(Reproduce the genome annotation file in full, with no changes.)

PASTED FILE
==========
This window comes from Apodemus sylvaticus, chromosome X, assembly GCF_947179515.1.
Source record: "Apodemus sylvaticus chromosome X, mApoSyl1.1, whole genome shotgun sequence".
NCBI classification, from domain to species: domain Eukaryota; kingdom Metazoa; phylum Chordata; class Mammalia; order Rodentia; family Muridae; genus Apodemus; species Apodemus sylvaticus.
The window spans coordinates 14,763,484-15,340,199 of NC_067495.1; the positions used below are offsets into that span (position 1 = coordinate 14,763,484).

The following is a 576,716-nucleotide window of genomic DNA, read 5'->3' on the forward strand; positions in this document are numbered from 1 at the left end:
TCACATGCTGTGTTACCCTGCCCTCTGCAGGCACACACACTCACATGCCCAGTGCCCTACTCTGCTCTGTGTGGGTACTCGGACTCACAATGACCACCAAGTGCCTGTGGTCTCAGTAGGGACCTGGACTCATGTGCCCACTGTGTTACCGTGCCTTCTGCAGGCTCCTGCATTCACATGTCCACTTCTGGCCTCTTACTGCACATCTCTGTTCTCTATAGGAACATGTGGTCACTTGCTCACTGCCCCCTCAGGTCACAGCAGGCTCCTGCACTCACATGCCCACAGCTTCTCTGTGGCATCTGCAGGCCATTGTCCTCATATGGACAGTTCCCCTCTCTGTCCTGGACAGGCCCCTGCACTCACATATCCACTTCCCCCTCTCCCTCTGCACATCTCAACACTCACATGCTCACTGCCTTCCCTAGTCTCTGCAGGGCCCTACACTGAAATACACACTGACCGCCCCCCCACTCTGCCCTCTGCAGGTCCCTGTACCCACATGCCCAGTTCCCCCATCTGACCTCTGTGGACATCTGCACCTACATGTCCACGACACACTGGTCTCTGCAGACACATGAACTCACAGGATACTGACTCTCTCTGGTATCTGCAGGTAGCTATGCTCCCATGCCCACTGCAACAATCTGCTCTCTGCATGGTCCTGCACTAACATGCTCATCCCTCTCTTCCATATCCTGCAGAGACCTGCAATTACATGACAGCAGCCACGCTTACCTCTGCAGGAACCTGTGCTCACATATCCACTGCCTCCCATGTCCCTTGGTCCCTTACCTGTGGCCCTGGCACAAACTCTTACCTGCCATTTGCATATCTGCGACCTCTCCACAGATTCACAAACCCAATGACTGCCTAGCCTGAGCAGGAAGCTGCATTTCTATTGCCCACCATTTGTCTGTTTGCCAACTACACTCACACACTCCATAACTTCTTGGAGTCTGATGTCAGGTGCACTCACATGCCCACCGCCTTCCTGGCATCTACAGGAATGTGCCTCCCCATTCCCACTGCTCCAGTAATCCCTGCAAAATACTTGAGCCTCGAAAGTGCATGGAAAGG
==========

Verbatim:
This window comes from Apodemus sylvaticus, chromosome X, assembly GCF_947179515.1.
Source record: "Apodemus sylvaticus chromosome X, mApoSyl1.1, whole genome shotgun sequence".
NCBI classification, from domain to species: domain Eukaryota; kingdom Metazoa; phylum Chordata; class Mammalia; order Rodentia; family Muridae; genus Apodemus; species Apodemus sylvaticus.
The window spans coordinates 14,763,484-15,340,199 of NC_067495.1; the positions used below are offsets into that span (position 1 = coordinate 14,763,484).

The following is a 576,716-nucleotide window of genomic DNA, read 5'->3' on the forward strand; positions in this document are numbered from 1 at the left end:
TCACATGCTGTGTTACCCTGCCCTCTGCAGGCACACACACTCACATGCCCAGTGCCCTACTCTGCTCTGTGTGGGTACTCGGACTCACAATGACCACCAAGTGCCTGTGGTCTCAGTAGGGACCTGGACTCATGTGCCCACTGTGTTACCGTGCCTTCTGCAGGCTCCTGCATTCACATGTCCACTTCTGGCCTCTTACTGCACATCTCTGTTCTCTATAGGAACATGTGGTCACTTGCTCACTGCCCCCTCAGGTCACAGCAGGCTCCTGCACTCACATGCCCACAGCTTCTCTGTGGCATCTGCAGGCCATTGTCCTCATATGGACAGTTCCCCTCTCTGTCCTGGACAGGCCCCTGCACTCACATATCCACTTCCCCCTCTCCCTCTGCACATCTCAACACTCACATGCTCACTGCCTTCCCTAGTCTCTGCAGGGCCCTACACTGAAATACACACTGACCGCCCCCCCACTCTGCCCTCTGCAGGTCCCTGTACCCACATGCCCAGTTCCCCCATCTGACCTCTGTGGACATCTGCACCTACATGTCCACGACACACTGGTCTCTGCAGACACATGAACTCACAGGATACTGACTCTCTCTGGTATCTGCAGGTAGCTATGCTCCCATGCCCACTGCAACAATCTGCTCTCTGCATGGTCCTGCACTAACATGCTCATCCCTCTCTTCCATATCCTGCAGAGACCTGCAATTACATGACAGCAGCCACGCTTACCTCTGCAGGAACCTGTGCTCACATATCCACTGCCTCCCATGTCCCTTGGTCCCTTACCTGTGGCCCTGGCACAAACTCTTACCTGCCATTTGCATATCTGCGACCTCTCCACAGATTCACAAACCCAATGACTGCCTAGCCTGAGCAGGAAGCTGCATTTCTATTGCCCACCATTTGTCTGTTTGCCAACTACACTCACACACTCCATAACTTCTTGGAGTCTGATGTCAGGTGCACTCACATGCCCACCGCCTTCCTGGCATCTACAGGAATGTGCCTCCCCATTCCCACTGCTCCAGTAATCCCTGCAAAATACTTGAGCCTCGAAAGTGCATGGAAAGG